- Although this cave is more remote, the effort is worth the effort as the paintings in this cave are in particularly good condition. Few salts have leached through the granite and the paint is bright and fresh.
- There are a number of scenes suggestive of trance including “mother goddesses” and “arrows of sickness” and reclining figures and many of the animals have been enhanced in white symbolising potency.
From Harare take the A2 towards 143 KM to Mutoko. 4WD not required in the dry season, but high clearance recommended. Just 0.63 KM from Mutoko town turnoff, the old strip rod joins from the left. Distances are from the A2 / old strip road intersection: Take the old strip road heading west back to Harare, 13.3 KM pass Madzimudzangara cave site, 16.04 KM turn right onto the gravel road where a large quarried stone sign says “Adriatic Stone (Pvt) Ltd, Shena quarries” 16.26 KM take the right fork heading for Manemba hill visible directly to the north. 18.02 KM bear left to go around the west side of Manemba Hill, 19.81 KM the road runs on the east side on the school, 20.14 Km keep right on the main road along the west side of Manemba Hill. 21.36 KM at some local shops turn right and follow a farm track towards Manemba Hill, stay on the main track as it heads east with Manemba Hill approaching closer. 23.11 KM turn into the small farm of Davison Gwenambira. Suggest you leave the vehicle here and ask Davison to guide you by foot the remaining 800 metres to the cave which is the higher of the two clefts in the rock visible on the Hill. The climb is at times reasonably steep, but not difficult.
GPS reference: 17⁰23′07.32″S 32⁰10′07.27″E
On the far left of the panel are lines of figures, some carrying heavy sticks on their shoulders, a tree, two sable and an antbear shown below.
Two large figures wear bangles, one holds a crescent. Many of these figures have lines coming from various parts of their body which do not represent loss of blood, or sweat or body fluids. They most likely represent various forms of spiritual energy, or potency, in the way these artists believe their individual potency, or n/um is released from their bodies through dancing and trance. The images shown in Peter Garlake’s tracings below are often shown in pairs, with legs bent or spread-eagled, their arms raised. Legs and heads have normal proportions, but the stomach is swollen and double lines zig-zag from between their legs. In the past they were often interpreted as “mother goddesses.” But these figures probably represent dancers whose n/um or potency within their stomachs is becoming active and expanding and then being released as streams from their bodies.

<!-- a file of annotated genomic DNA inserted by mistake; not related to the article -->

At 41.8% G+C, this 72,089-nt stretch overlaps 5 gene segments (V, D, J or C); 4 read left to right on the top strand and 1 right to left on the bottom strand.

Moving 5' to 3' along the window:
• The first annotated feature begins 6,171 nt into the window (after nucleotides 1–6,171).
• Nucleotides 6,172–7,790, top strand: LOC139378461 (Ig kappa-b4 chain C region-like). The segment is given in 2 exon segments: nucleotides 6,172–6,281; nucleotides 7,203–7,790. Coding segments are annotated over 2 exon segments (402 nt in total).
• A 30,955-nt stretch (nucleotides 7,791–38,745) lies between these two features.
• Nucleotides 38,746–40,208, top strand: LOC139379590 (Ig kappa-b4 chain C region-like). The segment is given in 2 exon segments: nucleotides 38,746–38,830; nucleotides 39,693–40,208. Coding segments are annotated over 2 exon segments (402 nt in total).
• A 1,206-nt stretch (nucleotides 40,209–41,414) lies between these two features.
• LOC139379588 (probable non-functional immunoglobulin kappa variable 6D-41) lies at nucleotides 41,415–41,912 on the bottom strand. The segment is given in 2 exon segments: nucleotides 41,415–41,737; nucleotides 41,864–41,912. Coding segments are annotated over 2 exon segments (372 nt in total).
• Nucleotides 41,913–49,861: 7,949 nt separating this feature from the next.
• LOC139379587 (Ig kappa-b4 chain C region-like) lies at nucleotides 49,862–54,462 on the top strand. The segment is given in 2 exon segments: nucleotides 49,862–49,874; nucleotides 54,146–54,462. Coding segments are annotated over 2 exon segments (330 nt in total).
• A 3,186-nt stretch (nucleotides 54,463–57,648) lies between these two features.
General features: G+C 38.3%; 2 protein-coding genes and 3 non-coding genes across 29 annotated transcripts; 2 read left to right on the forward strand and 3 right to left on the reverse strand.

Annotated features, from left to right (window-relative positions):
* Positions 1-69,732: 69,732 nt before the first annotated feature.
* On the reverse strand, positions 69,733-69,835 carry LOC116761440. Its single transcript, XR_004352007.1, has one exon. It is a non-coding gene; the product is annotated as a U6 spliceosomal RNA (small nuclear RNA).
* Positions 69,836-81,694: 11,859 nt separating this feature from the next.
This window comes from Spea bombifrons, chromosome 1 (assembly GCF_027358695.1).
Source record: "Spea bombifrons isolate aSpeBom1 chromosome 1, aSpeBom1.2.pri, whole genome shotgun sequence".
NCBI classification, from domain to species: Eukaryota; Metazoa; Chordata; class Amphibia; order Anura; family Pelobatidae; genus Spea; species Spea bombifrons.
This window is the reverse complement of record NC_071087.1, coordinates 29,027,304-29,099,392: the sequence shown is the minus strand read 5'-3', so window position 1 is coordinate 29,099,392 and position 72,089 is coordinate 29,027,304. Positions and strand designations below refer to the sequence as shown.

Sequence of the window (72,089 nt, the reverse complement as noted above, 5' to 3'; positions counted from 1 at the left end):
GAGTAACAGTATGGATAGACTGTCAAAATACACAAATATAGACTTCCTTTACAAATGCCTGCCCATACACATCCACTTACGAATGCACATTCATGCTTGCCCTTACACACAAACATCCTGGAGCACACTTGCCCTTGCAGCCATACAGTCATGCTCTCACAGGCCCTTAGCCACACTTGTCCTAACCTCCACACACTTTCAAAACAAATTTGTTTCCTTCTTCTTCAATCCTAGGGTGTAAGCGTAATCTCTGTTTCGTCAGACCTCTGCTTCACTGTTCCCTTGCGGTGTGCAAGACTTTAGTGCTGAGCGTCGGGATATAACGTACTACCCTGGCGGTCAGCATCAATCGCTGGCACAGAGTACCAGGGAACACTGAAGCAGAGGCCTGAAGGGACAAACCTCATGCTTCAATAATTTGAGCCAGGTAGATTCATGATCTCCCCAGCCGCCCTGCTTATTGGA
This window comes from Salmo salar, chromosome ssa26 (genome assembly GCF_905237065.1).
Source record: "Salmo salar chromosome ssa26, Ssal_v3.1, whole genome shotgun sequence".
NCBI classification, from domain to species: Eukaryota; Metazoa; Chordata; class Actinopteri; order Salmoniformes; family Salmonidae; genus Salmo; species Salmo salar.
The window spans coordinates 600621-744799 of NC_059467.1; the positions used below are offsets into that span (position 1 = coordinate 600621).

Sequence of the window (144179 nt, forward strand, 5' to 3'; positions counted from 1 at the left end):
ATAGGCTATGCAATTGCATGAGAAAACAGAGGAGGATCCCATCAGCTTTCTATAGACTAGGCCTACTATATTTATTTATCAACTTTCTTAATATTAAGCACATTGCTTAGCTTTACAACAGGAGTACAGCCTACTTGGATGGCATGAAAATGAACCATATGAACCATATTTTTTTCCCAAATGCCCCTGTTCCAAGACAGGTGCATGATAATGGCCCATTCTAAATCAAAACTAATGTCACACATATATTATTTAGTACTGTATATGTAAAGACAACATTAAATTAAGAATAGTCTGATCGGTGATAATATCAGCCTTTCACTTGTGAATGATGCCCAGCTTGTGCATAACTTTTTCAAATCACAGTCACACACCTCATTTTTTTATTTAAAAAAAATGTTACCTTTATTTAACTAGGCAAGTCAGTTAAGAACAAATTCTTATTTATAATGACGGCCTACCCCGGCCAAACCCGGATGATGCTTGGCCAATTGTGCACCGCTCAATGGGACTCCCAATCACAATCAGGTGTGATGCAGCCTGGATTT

Another figure pierced by two arrows, falls forward, as if in trance, whilst another large figure holds a crescent and another seated figure with a swollen stomach and tail holds an oval object. All these invoke images of trance.
Above a group of seven buffalo are outlined in white, or have white lines around their necks, or double lines across their knees; white paint is a symbol of potency. Below one of the buffalo is enlarged to dhow a scene of two hares and an antelope bleeding from the nose, another metaphor for trance.
Below a figure pushes a long stick towards a legless animal in the scene painted by Elizabeth Goodall below compared with a recent photo.
The scene below with two figures lying down, one full of arrows and surrounding hunters aiming their bones should not been interpreted as it appears. The use of symbols in hunter gatherer art was just as complex as our use of symbols in Christian art. So much of what we see cannot be taken literally; each part of a scene is a coded message and carries meanings of which we are largely unaware. These recumbent figures, sometimes with oval shapes attached to them and their legs bent in the manner below are very often metaphors for trance. Dancing was the most religious expression known to these hunter-gatherers and its purpose was to induce trance when they become rigid, tremble, sweat and may bleed from the nose and may be forced to lie down unless supported by others.
On the cave roof there is another complex scene with a pair of figures holding crescents and rattles; one has lines from her wrists, the other from between her legs with its end tasselled. Below an ovoid / formling with white caps and superimposed are antelopes lying down with white bangles on their forelegs. Below a pair of eland and a pair of felines and to the right are crouched dancers, one with lines from his chest, the other holding sticks; a warthog with finely detailed mane between them.
Further to the right, are two bush pigs and three sables with the scene traced by Peter Garlake below of two therianthropes (i.e. figures with human and animal features; in this case large ears and long pointed muzzles) They probably represent ghosts or spirits of the dead and it appears they were seen by trancers in their journeys into the spirit world and are part of the language of trance-induced hallucinations.
Below the leading sable is the scene below with a human holding a dog-like creature by the tail and appears to raise a club and a camp scene with a couple appearing to embrace. Finally, to the far right two zebra and a dark sable are a line of women with aprons and sticks, some with bags and a two ovoids or formlings
These magnificent images of hunters with wedge-shaped bodies outlined in white with white bands at their wrists and knees stride forward purposefully. The quality of the figures and the bright colours are reminders of how all these friezes once looked when freshly painted nearly two millennia ago.
P.S. Garlake. The Painted Caves, An introduction to the Prehistoric Art of Zimbabwe. modus 1987
C.K. Cooke, J. Desmond Clark, E. Goodall , Edited by R. Summers. Prehistoric Rock Art of the Federation of Rhodesia and Nyasaland. National Publications Trust 1959